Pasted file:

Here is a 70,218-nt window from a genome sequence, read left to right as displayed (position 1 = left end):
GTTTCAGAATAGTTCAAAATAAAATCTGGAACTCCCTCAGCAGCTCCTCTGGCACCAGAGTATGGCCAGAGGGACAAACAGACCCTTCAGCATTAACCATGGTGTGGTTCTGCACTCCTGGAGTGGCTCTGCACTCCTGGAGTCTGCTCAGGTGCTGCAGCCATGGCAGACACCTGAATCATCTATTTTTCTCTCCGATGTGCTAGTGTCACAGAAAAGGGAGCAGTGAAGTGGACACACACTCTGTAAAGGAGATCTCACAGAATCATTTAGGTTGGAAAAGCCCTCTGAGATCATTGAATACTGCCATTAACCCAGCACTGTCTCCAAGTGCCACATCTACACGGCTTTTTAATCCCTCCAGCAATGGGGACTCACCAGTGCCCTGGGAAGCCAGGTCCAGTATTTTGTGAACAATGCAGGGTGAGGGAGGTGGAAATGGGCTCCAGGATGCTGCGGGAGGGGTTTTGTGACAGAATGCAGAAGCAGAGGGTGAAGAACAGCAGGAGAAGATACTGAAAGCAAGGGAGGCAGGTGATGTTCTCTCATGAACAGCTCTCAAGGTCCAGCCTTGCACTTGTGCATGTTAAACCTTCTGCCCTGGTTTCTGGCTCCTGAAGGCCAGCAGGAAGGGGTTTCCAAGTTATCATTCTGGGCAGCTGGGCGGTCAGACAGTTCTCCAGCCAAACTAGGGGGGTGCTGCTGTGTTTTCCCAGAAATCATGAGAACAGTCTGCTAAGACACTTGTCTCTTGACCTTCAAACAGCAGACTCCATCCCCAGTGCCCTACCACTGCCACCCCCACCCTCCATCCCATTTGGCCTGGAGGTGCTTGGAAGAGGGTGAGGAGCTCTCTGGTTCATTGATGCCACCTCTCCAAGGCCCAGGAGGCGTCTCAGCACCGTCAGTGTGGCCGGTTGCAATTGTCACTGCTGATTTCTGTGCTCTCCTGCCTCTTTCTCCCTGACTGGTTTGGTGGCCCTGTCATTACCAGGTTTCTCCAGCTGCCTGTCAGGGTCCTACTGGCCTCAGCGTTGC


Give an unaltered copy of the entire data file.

Here is a 70,218-nt window from a genome sequence, read left to right as displayed (position 1 = left end):
GTTTCAGAATAGTTCAAAATAAAATCTGGAACTCCCTCAGCAGCTCCTCTGGCACCAGAGTATGGCCAGAGGGACAAACAGACCCTTCAGCATTAACCATGGTGTGGTTCTGCACTCCTGGAGTGGCTCTGCACTCCTGGAGTCTGCTCAGGTGCTGCAGCCATGGCAGACACCTGAATCATCTATTTTTCTCTCCGATGTGCTAGTGTCACAGAAAAGGGAGCAGTGAAGTGGACACACACTCTGTAAAGGAGATCTCACAGAATCATTTAGGTTGGAAAAGCCCTCTGAGATCATTGAATACTGCCATTAACCCAGCACTGTCTCCAAGTGCCACATCTACACGGCTTTTTAATCCCTCCAGCAATGGGGACTCACCAGTGCCCTGGGAAGCCAGGTCCAGTATTTTGTGAACAATGCAGGGTGAGGGAGGTGGAAATGGGCTCCAGGATGCTGCGGGAGGGGTTTTGTGACAGAATGCAGAAGCAGAGGGTGAAGAACAGCAGGAGAAGATACTGAAAGCAAGGGAGGCAGGTGATGTTCTCTCATGAACAGCTCTCAAGGTCCAGCCTTGCACTTGTGCATGTTAAACCTTCTGCCCTGGTTTCTGGCTCCTGAAGGCCAGCAGGAAGGGGTTTCCAAGTTATCATTCTGGGCAGCTGGGCGGTCAGACAGTTCTCCAGCCAAACTAGGGGGGTGCTGCTGTGTTTTCCCAGAAATCATGAGAACAGTCTGCTAAGACACTTGTCTCTTGACCTTCAAACAGCAGACTCCATCCCCAGTGCCCTACCACTGCCACCCCCACCCTCCATCCCATTTGGCCTGGAGGTGCTTGGAAGAGGGTGAGGAGCTCTCTGGTTCATTGATGCCACCTCTCCAAGGCCCAGGAGGCGTCTCAGCACCGTCAGTGTGGCCGGTTGCAATTGTCACTGCTGATTTCTGTGCTCTCCTGCCTCTTTCTCCCTGACTGGTTTGGTGGCCCTGTCATTACCAGGTTTCTCCAGCTGCCTGTCAGGGTCCTACTGGCCTCAGCGTTGC